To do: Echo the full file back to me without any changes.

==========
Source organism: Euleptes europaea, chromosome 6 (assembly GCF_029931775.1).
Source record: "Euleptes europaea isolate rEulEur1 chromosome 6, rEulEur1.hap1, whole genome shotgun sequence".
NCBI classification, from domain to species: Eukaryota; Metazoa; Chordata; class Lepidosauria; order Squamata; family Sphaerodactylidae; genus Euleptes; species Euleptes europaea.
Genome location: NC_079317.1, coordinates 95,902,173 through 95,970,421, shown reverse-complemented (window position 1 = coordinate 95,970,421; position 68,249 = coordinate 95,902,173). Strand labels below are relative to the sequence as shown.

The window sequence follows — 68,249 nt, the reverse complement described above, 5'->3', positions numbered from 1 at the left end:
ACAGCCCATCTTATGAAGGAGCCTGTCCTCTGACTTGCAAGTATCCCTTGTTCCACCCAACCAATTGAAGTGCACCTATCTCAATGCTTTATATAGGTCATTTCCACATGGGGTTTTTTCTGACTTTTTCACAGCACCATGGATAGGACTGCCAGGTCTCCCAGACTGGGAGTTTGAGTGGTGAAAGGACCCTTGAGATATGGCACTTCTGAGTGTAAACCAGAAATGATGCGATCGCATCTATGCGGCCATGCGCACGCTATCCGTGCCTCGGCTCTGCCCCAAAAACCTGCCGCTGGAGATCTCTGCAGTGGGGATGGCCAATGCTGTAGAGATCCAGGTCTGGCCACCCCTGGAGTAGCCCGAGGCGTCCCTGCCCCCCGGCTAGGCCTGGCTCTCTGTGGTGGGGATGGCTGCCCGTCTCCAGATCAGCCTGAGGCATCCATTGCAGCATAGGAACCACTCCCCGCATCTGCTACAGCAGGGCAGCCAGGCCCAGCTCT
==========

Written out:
Source organism: Euleptes europaea, chromosome 6 (assembly GCF_029931775.1).
Source record: "Euleptes europaea isolate rEulEur1 chromosome 6, rEulEur1.hap1, whole genome shotgun sequence".
NCBI classification, from domain to species: Eukaryota; Metazoa; Chordata; class Lepidosauria; order Squamata; family Sphaerodactylidae; genus Euleptes; species Euleptes europaea.
Genome location: NC_079317.1, coordinates 95,902,173 through 95,970,421, shown reverse-complemented (window position 1 = coordinate 95,970,421; position 68,249 = coordinate 95,902,173). Strand labels below are relative to the sequence as shown.

The window sequence follows — 68,249 nt, the reverse complement described above, 5'->3', positions numbered from 1 at the left end:
ACAGCCCATCTTATGAAGGAGCCTGTCCTCTGACTTGCAAGTATCCCTTGTTCCACCCAACCAATTGAAGTGCACCTATCTCAATGCTTTATATAGGTCATTTCCACATGGGGTTTTTTCTGACTTTTTCACAGCACCATGGATAGGACTGCCAGGTCTCCCAGACTGGGAGTTTGAGTGGTGAAAGGACCCTTGAGATATGGCACTTCTGAGTGTAAACCAGAAATGATGCGATCGCATCTATGCGGCCATGCGCACGCTATCCGTGCCTCGGCTCTGCCCCAAAAACCTGCCGCTGGAGATCTCTGCAGTGGGGATGGCCAATGCTGTAGAGATCCAGGTCTGGCCACCCCTGGAGTAGCCCGAGGCGTCCCTGCCCCCCGGCTAGGCCTGGCTCTCTGTGGTGGGGATGGCTGCCCGTCTCCAGATCAGCCTGAGGCATCCATTGCAGCATAGGAACCACTCCCCGCATCTGCTACAGCAGGGCAGCCAGGCCCAGCTCT